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Lloyds Banking Group CEO Antonio Horta-Osorio poses outside the bank's headquarters on his first day back at work after taking a leave of absence due to exhaustion, in the City of London, January 9, 2012.


Lloyds Banking Group Chief Executive Antonio Horta-Osorio has waived his bonus for 2011 due to a two-month absence, the bank's performance and the tough economic circumstances faced by its customers.

The bonus could have been worth £2.4-million ($3.7-million U.S.) for Horta-Osorio, who will get basic pay of £1.1-million.

He may also get £4.5-million in a long-term plan due to be paid in 2014.

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"My bonus entitlement should reflect the performance of the group but also the tough financial circumstances that many people are facing," he said on Friday.

"I also acknowledge my leave of absence has had an impact both inside and outside the bank, including for shareholders."

Bankers' pay, especially bonuses, has been politically contentious since the government spent 66 billion pounds bailing out Lloyds and Royal Bank of Scotland in 2008.

U.K. Prime Minister David Cameron wants to curb executive pay by making shareholder votes on remuneration packages binding.

Mr. Horta-Osorio's move could put pressure on other European bank executives to waive their bonuses after a torrid year for shareholders and more job cuts. In Britain, an insurance mis-selling scandal affected millions of customers.

Lloyds' shares slumped 60 per cent last year, one of the worst-performing stocks in the FTSE 100.

The shares were up 2.5 per cent at 29.9 pence at 1215 GMT, leaving the government, which owns 40 per cent of the bank, sitting on a £12-billion loss on its £20-billion bailout.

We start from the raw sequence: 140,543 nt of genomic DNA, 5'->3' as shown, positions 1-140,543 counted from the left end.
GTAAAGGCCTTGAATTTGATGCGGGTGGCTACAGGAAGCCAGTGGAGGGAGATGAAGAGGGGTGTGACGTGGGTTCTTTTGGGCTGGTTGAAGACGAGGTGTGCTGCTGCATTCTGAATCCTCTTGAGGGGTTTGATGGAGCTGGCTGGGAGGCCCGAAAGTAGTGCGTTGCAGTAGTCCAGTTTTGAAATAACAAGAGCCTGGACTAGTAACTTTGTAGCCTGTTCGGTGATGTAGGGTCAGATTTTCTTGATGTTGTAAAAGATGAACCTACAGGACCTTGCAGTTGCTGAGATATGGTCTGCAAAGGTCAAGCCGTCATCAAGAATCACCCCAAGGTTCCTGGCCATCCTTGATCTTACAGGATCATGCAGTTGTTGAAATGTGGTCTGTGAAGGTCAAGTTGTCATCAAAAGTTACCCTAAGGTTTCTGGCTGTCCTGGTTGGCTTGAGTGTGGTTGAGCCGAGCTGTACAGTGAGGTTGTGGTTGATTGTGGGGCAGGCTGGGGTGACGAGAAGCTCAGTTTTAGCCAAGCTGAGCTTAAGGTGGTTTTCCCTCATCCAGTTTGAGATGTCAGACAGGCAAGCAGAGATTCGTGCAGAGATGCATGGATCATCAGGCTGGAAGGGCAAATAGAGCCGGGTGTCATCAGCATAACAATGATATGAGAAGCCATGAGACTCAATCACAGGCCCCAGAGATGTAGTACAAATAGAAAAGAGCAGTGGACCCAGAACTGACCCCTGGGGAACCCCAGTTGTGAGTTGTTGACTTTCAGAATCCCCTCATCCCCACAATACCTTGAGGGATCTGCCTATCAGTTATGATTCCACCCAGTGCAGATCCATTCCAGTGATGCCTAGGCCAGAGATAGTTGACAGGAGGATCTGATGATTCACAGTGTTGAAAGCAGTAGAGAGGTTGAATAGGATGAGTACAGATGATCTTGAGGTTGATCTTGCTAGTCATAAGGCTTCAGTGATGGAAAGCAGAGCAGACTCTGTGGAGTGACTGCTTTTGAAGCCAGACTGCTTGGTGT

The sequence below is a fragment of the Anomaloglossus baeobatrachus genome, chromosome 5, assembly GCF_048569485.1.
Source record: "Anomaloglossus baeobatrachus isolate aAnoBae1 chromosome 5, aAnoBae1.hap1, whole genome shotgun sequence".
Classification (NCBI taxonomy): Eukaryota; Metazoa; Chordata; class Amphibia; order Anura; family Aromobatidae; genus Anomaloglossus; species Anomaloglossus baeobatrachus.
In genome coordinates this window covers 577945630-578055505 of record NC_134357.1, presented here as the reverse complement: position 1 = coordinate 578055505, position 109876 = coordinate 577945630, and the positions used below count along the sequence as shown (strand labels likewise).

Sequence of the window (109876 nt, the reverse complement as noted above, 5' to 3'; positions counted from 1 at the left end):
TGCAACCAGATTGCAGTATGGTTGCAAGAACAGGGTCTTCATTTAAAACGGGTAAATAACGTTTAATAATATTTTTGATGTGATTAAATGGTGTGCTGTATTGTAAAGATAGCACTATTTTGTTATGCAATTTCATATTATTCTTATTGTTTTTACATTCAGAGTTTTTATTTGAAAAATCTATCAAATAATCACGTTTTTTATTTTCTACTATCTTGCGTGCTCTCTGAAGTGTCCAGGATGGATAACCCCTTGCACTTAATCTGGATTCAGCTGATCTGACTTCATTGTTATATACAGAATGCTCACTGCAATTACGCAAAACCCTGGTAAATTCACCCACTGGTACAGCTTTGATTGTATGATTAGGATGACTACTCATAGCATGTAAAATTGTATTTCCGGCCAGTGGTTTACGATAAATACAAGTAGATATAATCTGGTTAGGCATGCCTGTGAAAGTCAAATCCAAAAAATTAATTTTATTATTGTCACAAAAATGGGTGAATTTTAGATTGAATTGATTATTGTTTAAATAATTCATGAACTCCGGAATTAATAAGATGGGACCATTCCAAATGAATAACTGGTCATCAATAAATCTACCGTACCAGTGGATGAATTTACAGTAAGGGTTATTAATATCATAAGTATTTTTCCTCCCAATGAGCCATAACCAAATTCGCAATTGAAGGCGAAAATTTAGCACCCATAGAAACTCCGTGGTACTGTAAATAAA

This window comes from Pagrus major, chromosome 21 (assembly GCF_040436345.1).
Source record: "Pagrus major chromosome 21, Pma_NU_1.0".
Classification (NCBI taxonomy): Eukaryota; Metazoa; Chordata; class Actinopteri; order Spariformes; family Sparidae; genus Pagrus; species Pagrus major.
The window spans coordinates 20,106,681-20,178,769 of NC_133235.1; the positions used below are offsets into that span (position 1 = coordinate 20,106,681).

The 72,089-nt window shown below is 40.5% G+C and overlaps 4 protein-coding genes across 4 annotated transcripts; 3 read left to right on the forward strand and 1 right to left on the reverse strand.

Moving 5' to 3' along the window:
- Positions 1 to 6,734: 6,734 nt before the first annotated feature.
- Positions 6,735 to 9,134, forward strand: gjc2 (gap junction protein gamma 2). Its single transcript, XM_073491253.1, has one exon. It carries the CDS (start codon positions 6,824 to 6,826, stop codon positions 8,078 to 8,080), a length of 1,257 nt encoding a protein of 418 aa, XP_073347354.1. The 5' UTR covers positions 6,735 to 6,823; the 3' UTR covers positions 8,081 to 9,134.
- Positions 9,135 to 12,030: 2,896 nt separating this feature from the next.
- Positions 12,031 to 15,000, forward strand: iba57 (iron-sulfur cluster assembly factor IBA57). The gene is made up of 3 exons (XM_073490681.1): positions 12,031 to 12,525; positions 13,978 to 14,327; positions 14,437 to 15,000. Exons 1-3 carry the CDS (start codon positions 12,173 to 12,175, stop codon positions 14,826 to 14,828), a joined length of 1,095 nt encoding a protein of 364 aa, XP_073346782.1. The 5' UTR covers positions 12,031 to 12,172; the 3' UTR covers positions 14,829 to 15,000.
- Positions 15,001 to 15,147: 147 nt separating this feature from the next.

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Mr. Horta-Osorio joined Lloyds at the start of 2011, taking over as CEO in March. Since then he has implemented sweeping changes, unveiling a plan aimed at returning the bank to financial health that includes 15,000 job cuts.

The 47-year-old Portuguese shocked investors in November when he temporarily stepped down, suffering from fatigue. He returned this week.

Mr. Horta-Osorio, by his own admission a detail-obsessed manager, plans to change his intensive working style and have fewer people reporting to him.

Lloyds, Britain's biggest retail bank with more than 30 million customers, made a £3.9-billion loss in the first nine months of last year, and said it may miss medium-term financial targets due to the tough economic outlook.

Saddled with tens of billions of pounds of losses from its takeover of troubled rival HBOS at the height of the 2008 crisis, Lloyds could report a loss for 2012 as well as last year as bad loans remain high, analysts at Barclays Capital said.

Lloyds said it will be considering bonus awards for executives and staff in the next month.

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Paul Myners, a Labour peer and former Treasury minister, this week slammed the "outrageous" bonus and consultancy package awarded last year to former Lloyds CEO Eric Daniels.

Mr. Daniels was awarded a £1.9-million bonus for 2010, but months later the bank announced a 3.2-billion pound hit to cover losses on insurance mis-selling.

"The decision to award Eric Daniels an almost full bonus was based on a board perception of his performance which should be revisited," Mr. Myners said.

UBS CEO Oswald Gruebel was the first head of a big bank to forgo his 2010 bonus, but he was not followed by many peers after a good year for the industry.

A year earlier, Barclays bosses John Varley and Bob Diamond waived their awards, prompting UK rivals to follow suit or give their bonus to charity.

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